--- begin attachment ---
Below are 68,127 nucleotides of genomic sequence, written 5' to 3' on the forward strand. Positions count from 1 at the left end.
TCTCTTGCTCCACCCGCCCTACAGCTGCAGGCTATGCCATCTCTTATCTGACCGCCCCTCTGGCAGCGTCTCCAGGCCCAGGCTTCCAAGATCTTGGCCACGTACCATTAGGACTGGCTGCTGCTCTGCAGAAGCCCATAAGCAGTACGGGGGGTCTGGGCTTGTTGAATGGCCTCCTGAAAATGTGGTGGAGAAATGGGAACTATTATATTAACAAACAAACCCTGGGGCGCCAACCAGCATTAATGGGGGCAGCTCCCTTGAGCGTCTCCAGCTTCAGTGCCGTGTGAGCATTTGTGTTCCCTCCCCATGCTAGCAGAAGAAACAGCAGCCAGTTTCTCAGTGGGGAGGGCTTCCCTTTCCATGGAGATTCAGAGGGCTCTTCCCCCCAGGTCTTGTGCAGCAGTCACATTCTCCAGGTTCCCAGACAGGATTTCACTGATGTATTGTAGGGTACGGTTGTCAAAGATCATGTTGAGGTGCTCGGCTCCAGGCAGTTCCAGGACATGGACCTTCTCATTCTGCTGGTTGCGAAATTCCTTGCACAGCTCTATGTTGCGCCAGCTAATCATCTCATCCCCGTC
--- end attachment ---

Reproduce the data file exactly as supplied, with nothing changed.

Below are 68,127 nucleotides of genomic sequence, written 5' to 3' on the forward strand. Positions count from 1 at the left end.
TCTCTTGCTCCACCCGCCCTACAGCTGCAGGCTATGCCATCTCTTATCTGACCGCCCCTCTGGCAGCGTCTCCAGGCCCAGGCTTCCAAGATCTTGGCCACGTACCATTAGGACTGGCTGCTGCTCTGCAGAAGCCCATAAGCAGTACGGGGGGTCTGGGCTTGTTGAATGGCCTCCTGAAAATGTGGTGGAGAAATGGGAACTATTATATTAACAAACAAACCCTGGGGCGCCAACCAGCATTAATGGGGGCAGCTCCCTTGAGCGTCTCCAGCTTCAGTGCCGTGTGAGCATTTGTGTTCCCTCCCCATGCTAGCAGAAGAAACAGCAGCCAGTTTCTCAGTGGGGAGGGCTTCCCTTTCCATGGAGATTCAGAGGGCTCTTCCCCCCAGGTCTTGTGCAGCAGTCACATTCTCCAGGTTCCCAGACAGGATTTCACTGATGTATTGTAGGGTACGGTTGTCAAAGATCATGTTGAGGTGCTCGGCTCCAGGCAGTTCCAGGACATGGACCTTCTCATTCTGCTGGTTGCGAAATTCCTTGCACAGCTCTATGTTGCGCCAGCTAATCATCTCATCCCCGTC